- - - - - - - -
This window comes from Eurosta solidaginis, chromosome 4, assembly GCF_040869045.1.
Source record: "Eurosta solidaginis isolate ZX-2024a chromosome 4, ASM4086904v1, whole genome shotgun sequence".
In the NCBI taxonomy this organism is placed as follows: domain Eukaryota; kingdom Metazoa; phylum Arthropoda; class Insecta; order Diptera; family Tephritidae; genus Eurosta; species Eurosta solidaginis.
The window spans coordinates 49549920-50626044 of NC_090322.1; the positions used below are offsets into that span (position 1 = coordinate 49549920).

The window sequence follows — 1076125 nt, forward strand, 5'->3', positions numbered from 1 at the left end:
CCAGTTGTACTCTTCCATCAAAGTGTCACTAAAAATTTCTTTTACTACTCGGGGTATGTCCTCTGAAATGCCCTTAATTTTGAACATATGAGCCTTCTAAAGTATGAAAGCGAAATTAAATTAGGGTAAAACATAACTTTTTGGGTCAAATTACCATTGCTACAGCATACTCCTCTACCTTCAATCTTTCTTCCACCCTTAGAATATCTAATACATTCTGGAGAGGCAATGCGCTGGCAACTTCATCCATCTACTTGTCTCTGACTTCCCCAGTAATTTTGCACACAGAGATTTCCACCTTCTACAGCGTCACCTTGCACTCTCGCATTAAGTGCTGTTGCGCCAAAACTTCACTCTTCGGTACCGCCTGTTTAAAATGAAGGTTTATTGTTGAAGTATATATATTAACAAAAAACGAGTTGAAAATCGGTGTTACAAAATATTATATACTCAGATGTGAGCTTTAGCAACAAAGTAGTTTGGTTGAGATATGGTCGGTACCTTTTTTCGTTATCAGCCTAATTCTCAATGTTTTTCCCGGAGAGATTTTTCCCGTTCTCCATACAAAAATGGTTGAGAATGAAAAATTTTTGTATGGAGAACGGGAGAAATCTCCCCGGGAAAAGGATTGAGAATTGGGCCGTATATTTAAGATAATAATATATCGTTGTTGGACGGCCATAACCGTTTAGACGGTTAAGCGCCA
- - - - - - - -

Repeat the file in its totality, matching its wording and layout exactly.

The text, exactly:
This window comes from Eurosta solidaginis, chromosome 4, assembly GCF_040869045.1.
Source record: "Eurosta solidaginis isolate ZX-2024a chromosome 4, ASM4086904v1, whole genome shotgun sequence".
In the NCBI taxonomy this organism is placed as follows: domain Eukaryota; kingdom Metazoa; phylum Arthropoda; class Insecta; order Diptera; family Tephritidae; genus Eurosta; species Eurosta solidaginis.
The window spans coordinates 49549920-50626044 of NC_090322.1; the positions used below are offsets into that span (position 1 = coordinate 49549920).

The window sequence follows — 1076125 nt, forward strand, 5'->3', positions numbered from 1 at the left end:
CCAGTTGTACTCTTCCATCAAAGTGTCACTAAAAATTTCTTTTACTACTCGGGGTATGTCCTCTGAAATGCCCTTAATTTTGAACATATGAGCCTTCTAAAGTATGAAAGCGAAATTAAATTAGGGTAAAACATAACTTTTTGGGTCAAATTACCATTGCTACAGCATACTCCTCTACCTTCAATCTTTCTTCCACCCTTAGAATATCTAATACATTCTGGAGAGGCAATGCGCTGGCAACTTCATCCATCTACTTGTCTCTGACTTCCCCAGTAATTTTGCACACAGAGATTTCCACCTTCTACAGCGTCACCTTGCACTCTCGCATTAAGTGCTGTTGCGCCAAAACTTCACTCTTCGGTACCGCCTGTTTAAAATGAAGGTTTATTGTTGAAGTATATATATTAACAAAAAACGAGTTGAAAATCGGTGTTACAAAATATTATATACTCAGATGTGAGCTTTAGCAACAAAGTAGTTTGGTTGAGATATGGTCGGTACCTTTTTTCGTTATCAGCCTAATTCTCAATGTTTTTCCCGGAGAGATTTTTCCCGTTCTCCATACAAAAATGGTTGAGAATGAAAAATTTTTGTATGGAGAACGGGAGAAATCTCCCCGGGAAAAGGATTGAGAATTGGGCCGTATATTTAAGATAATAATATATCGTTGTTGGACGGCCATAACCGTTTAGACGGTTAAGCGCCA